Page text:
Making a Bird Feeder


December’s colder weather and the year’s turn toward winter mean less available food for hungry resident birds. This time of year offers an opportunity for us to fill some of the vacuum left by nature’s waning resources, and by doing so bring some action, drama, color, and an endlessly watchable scene of hungry visitors to our attention.

Making this bird feeder is simple, and viewing the results of your work can be an exciting and easy way to connect with the natural world during this season.


Materials you’ll need:

What you'll need

A plastic bottle, a screw or eye hook screw, string, a wooden spoon, a knife or scissors, some birdseed.


What to do:

Putting the screw in the cap

Using your knife or scissors (parents, help your children), start a small hole in the cap of your plastic bottle, and then twist your screw into this incision.


Tying the string around the screw

Then tie your string around the screw. The length of your string can be based on the height at which you’d like your feeder to rest.


Cutting a larger hole in one side

Take your knife or scissors and make an incision toward the bottom of your bottle.


Cutting a smaller hole in the other side

Make another small hole opposite the first incision.


Putting the spoon through the bottle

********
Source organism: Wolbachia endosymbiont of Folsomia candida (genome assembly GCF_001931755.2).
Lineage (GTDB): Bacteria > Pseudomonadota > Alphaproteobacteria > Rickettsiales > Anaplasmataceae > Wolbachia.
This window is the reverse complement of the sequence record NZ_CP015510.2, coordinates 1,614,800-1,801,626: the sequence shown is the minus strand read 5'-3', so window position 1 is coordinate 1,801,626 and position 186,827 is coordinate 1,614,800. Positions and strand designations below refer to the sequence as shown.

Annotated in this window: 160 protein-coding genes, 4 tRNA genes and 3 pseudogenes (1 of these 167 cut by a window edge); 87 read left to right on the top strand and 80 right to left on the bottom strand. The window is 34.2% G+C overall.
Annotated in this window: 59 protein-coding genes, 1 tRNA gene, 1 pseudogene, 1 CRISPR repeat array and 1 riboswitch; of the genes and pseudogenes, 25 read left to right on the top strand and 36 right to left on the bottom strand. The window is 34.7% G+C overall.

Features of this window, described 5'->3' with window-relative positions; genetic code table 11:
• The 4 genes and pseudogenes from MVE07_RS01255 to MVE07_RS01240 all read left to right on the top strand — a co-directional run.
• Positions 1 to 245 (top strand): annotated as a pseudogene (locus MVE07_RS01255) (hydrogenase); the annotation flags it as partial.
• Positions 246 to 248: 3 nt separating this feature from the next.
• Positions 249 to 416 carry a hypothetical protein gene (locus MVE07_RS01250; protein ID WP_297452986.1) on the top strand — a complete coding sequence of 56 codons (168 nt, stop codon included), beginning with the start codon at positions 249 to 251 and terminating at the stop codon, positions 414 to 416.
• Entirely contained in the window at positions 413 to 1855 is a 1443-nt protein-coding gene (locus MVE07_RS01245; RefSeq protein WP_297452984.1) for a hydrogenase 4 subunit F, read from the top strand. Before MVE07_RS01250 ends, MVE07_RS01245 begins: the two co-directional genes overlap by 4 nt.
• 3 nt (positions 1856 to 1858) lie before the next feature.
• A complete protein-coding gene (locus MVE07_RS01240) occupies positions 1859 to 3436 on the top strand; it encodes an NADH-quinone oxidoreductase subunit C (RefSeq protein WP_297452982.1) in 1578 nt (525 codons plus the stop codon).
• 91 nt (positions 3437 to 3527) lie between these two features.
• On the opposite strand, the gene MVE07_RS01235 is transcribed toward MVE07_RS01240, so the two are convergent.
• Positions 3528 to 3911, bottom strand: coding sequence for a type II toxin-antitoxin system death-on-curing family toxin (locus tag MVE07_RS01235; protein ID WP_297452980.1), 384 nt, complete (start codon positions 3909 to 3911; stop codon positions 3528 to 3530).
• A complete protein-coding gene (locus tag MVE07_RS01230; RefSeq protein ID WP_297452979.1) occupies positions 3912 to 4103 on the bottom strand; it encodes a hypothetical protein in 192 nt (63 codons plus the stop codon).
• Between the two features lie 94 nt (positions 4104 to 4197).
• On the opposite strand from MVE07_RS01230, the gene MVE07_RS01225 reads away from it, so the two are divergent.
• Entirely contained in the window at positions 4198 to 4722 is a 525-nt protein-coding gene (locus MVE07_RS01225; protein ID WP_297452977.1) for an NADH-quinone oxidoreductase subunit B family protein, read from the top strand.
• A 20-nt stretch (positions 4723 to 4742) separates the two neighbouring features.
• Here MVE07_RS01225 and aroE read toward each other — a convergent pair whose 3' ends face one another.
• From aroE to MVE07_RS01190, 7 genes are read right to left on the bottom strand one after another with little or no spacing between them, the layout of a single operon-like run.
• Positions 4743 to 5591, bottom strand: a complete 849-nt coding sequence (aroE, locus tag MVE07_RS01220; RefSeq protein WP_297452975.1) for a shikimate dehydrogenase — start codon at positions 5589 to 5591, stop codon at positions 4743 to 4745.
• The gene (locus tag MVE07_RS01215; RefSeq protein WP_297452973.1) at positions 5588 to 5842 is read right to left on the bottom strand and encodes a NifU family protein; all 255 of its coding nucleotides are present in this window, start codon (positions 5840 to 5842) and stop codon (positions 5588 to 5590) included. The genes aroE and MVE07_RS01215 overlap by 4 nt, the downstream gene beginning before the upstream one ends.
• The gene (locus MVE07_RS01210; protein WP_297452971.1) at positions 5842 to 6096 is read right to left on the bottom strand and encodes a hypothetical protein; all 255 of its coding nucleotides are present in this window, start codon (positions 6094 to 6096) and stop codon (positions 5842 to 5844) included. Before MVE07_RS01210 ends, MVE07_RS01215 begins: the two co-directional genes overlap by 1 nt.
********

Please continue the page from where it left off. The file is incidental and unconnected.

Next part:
Now insert your wooden spoon! Our first incision is slightly larger than the second in order to accommodate the wide end of the spoon, and to serve as an opening for bird seed to fall out of, onto the waiting bowl of the spoon.


Pouring the bird seed

Removing the cap, fill your feeder with bird seed. Most of our bird seed ended up on the ground around the bottle before it made it inside. A funnel would have helped!


Complete feeder

After filling your bottle with bird seed, close the cap, and you’re ready to hang up your feeder.


Hang the feeder, here on a string between two trees

We tied a string between two trees, and then hung the feeder in the middle (some squirrel protection).


We waited for our first visitor, who arrived only a few minutes after putting the bird feeder out.

An interested chickadee

An interested chickadee


Going in

Eating the bird seed


Have fun!

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